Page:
I wake up in the morning. I’m sore and in need of Vicodin, but I feel rested. Nina, my doula, let me sleep in since my last pumping shift. It’s so nice that Nina’s here so Jack can be home with Simon. But something is missing. Gus. I gave birth yesterday and haven’t seen my baby since. Yet my body can’t deny the pleasure of resting to full satiation. Should I feel bad about that? Nina helps me into the shower. A chair with a hole in it lets me sit without pain. The shower tiles are bright aqua blue.
“Okay, after this we need to get you pumping,” Nina says gently.
Again. I’ve been waking every three hours to pump and will need to do so until Gus comes home. I set up the double cups of the industrial, hospital-grade pump. The whirring begins. The noise sounds like boredom. As the suction kicks in, it feels like the organs in my chest drop an inch. I’m sitting up straight yet feel an odd lurch inside me. I can’t just sit here and listen to that noise for twenty minutes.
I call Jack. He’s already been to the NICU and Gus is doing great. They’ve taken out the breathing tube! The doctor says he’ll be home in a week, two at the most. All he needs to do is steadily gain weight.
“I’m going to be discharged soon. Maybe I can come nurse him this afternoon. Will he be ready?” I ask Jack.
“Yes, and I have something else to tell you. Your mom and Naomi are here! They got on a plane before they even knew Gus was going to be okay. They’re on their way to get you.” Wow. My mom and sister. I feel very taken care of. Yet still that vague feeling like I’m forgetting something, or I shouldn’t be where I am.
My mom and sister arrive and Nina leaves me with a note detailing exactly what kind of pump I need to rent, and where to get it. Apparently I need more suction than just the average pump to get my milk to come in. And I was looking forward to the quiet purr of my portable pump with its little motor.
I’m discharged at 11 that morning and I’m starving. My mom and Naomi decide to go all out — we’ll go to Oliveto’s for lunch. After that we’ll go to Rockridge Kids and rent my pump. Rockridge. It’s strange to go there right after the hospital — we’re on College Avenue, the tony main drag I used to push Simon up and down when he was a baby — before we moved to North Berkeley. Depressed, I’d walk the familiar street, head down to avoid eye contact. And also because I’d seen that same stupid street a million times before.
I can’t help feeling triumphant as I walk into the restaurant. My body feels so different than it did right after I had Simon. Then I felt defeated — sucked dry. Now I feel tired and hungry, but strong. We sit down at the table and order a bottle of wine. The waiter asks how many glasses and I indicate that I’d like one too. Why not taste just a bit, indulge in maybe a half-glass?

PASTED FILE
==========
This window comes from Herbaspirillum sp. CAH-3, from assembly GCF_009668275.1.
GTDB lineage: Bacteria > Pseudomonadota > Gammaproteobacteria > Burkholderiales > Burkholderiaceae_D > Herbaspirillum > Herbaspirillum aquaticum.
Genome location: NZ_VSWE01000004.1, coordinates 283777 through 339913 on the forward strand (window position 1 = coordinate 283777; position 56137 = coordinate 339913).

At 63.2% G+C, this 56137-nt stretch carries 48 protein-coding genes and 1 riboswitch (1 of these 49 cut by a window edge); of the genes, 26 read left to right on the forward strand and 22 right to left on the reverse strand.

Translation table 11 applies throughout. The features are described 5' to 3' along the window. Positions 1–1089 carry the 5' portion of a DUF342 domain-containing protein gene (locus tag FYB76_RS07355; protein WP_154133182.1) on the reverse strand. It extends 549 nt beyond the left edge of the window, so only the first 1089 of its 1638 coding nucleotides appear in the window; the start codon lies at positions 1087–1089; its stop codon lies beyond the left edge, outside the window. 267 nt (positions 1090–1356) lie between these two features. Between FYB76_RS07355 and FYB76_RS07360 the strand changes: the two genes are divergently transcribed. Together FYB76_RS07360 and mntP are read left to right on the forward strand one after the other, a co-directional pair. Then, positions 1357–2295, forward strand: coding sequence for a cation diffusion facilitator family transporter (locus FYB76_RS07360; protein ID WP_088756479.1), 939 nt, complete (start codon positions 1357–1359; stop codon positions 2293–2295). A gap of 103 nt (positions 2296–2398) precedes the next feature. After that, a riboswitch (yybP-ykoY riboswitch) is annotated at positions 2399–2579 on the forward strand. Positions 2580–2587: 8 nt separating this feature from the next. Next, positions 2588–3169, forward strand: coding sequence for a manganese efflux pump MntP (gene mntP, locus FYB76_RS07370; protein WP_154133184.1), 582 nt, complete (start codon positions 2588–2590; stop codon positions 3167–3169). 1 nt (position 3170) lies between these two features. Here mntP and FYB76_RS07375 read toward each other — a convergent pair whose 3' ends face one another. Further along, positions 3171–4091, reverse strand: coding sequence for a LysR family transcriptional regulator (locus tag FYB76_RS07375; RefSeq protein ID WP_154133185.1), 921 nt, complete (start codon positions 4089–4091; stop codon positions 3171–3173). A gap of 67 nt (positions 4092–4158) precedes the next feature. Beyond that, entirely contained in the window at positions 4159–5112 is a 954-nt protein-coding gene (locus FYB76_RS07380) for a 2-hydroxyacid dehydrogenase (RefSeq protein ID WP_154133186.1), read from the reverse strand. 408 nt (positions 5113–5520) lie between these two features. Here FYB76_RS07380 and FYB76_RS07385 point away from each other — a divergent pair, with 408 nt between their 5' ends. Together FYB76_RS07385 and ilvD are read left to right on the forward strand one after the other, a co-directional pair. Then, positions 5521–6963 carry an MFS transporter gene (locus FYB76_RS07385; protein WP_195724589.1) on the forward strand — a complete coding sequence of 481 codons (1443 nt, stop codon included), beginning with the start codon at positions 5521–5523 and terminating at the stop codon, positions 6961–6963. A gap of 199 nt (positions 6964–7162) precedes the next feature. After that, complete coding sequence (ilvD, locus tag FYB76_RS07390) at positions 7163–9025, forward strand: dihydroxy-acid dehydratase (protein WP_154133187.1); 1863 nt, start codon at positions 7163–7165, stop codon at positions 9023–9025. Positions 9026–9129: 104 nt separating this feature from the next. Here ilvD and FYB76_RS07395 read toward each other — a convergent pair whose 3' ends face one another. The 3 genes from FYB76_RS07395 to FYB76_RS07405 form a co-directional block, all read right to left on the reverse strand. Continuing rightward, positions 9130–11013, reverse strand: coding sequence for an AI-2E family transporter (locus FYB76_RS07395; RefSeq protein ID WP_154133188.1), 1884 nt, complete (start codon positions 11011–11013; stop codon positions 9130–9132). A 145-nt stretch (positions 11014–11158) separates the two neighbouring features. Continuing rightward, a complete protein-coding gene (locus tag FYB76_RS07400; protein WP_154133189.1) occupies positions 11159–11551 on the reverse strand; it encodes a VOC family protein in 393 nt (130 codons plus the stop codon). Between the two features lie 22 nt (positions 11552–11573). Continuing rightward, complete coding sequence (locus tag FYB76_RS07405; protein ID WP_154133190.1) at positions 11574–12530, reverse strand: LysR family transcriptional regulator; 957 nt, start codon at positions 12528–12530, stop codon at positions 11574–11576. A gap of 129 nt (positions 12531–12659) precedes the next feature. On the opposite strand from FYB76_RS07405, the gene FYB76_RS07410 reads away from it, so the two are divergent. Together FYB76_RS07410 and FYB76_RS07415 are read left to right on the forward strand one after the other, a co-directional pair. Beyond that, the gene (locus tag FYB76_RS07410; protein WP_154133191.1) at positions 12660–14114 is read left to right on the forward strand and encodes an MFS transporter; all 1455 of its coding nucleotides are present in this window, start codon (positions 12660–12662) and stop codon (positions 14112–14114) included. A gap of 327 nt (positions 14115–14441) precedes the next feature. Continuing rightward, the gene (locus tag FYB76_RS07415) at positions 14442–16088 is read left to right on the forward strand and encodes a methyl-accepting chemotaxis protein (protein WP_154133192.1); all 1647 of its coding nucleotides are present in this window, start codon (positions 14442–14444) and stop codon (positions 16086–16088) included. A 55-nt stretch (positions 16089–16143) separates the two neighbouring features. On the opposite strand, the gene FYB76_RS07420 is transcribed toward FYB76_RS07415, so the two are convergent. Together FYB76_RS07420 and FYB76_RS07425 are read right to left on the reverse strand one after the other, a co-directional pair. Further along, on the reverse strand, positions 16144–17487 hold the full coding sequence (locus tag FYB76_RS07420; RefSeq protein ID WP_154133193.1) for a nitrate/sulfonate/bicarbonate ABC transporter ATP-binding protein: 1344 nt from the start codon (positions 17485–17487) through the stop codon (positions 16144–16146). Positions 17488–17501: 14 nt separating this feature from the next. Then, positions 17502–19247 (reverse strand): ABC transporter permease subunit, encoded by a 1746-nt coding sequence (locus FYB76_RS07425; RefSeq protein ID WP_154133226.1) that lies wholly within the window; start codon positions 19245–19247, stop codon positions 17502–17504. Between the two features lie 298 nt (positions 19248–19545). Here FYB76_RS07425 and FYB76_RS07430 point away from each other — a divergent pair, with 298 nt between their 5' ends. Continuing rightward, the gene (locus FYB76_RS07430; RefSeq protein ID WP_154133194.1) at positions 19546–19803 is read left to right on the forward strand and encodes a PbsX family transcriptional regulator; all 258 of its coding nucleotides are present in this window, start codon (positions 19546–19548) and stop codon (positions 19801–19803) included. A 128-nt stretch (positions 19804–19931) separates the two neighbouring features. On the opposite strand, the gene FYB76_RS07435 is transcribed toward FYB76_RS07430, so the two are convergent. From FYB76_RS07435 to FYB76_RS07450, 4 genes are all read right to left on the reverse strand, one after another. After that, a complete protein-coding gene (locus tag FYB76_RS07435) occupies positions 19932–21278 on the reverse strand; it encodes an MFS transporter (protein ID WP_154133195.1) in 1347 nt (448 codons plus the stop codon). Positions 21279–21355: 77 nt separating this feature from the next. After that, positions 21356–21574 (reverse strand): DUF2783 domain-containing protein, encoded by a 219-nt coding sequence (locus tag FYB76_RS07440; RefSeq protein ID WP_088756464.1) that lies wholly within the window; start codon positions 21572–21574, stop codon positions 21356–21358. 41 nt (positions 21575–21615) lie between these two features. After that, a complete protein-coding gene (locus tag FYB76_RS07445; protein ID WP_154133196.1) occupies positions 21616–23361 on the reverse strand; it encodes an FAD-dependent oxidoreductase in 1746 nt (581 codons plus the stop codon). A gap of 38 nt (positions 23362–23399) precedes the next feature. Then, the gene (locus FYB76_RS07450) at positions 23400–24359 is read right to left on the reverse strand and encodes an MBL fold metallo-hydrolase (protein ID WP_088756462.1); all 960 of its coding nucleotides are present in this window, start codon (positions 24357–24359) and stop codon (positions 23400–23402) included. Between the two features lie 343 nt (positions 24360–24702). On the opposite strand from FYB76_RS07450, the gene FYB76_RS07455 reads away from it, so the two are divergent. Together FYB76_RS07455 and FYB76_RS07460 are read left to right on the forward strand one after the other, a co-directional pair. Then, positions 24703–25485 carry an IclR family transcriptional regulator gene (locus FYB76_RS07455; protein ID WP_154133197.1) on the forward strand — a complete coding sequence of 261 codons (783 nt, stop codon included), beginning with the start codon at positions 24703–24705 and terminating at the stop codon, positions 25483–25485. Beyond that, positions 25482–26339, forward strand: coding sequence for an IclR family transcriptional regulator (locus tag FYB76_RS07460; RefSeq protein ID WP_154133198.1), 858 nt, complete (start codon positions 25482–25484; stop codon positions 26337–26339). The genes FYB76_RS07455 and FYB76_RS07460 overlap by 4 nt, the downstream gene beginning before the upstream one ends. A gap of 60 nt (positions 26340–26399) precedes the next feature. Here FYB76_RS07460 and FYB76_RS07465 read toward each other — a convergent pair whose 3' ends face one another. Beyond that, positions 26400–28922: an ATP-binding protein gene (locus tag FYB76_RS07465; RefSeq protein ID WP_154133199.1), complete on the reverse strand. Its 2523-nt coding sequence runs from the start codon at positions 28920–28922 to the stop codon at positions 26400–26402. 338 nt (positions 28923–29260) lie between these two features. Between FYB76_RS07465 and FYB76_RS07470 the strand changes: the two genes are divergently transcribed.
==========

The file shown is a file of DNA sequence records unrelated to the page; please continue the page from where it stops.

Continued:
Naomi looks me over and whispers in my ear “I wonder if the waiter thinks you’re pregnant?” I sigh and look at my stomach. Nothing like a sister to point out life’s little imperfections. Is it wrong to have the wine? I decide that it’s not wrong. A half glass is an indulgence, something for me. That has to be okay.
We eat cheese and pate, and share pasta and salads. Everything is delicious. I dip a piece of warm bread into creamy olive oil, take my last sip of mellow, slightly sweet merlot and savor the satisfaction of being full and not at all nauseated.
After renting the pump at Rockridge Kids, we go home. After a nap, Jack will pick me up and we’ll go to the NICU. I can’t help thinking the nap is like cheating.
Before we are allowed in the NICU, we have to remove our jewelry, scrub our hands and forearms with special soap, and put on hospital gowns over our clothes. Jack is a pro already, but I fumble with the foot pump that turns the water on and off.
We walk in, past incubators with babies so tiny they look like the drawings of fetuses from my pregnancy books. I try not to look. I want to block out everything but Gus. I feel lucky that he’s bigger than the other babies, the size of a regular newborn. Electrodes are taped to his skin to monitor his vital signs, but his IV, breathing tube, and feeding tube are out. His eyes are closed and I check for his stork bite on his left eyelid. It’s there. He’s mine. He must be.
His eyes open and he looks right at me. The nurse helps me remove the electrodes so I can breastfeed him. I tell the nurse I want some privacy, so we can bond. They bring a rickety divider over. It will have to do. I take off my shirt. I want to feel his naked body against mine. He latches on and I try to focus on my sweet boy.
I’m balancing. Part of me is connecting with my son, squeezing him, smelling him. The other part is stunned — my son was born yesterday and I’m nursing him for the first time. I haven’t heard him cry yet. I wonder if nursing right now is making a difference to him. Does he know it’s me? I kiss his eyelid with the stork bite. It’s got to be him, doesn’t it? I reassure myself. Just because I haven’t held him for a day doesn’t mean he’s disappeared . He’s right here. Right here.
As he sucks I feel the organs in my chest being pushed down, weighing on my stomach. Tears well up. This hormonal shift as the sucking sets in is becoming familiar. I don’t like it but at least I can feel it. I’m not so depressed that I don’t notice. I close my eyes and try to imagine us at home in my bed, him falling asleep at my breast.
Visiting hours are over. We are visitors. I change Gus’ diaper and his nurse readjusts his electrodes. I kiss Gus goodbye and Jack and I leave the NICU together, holding hands.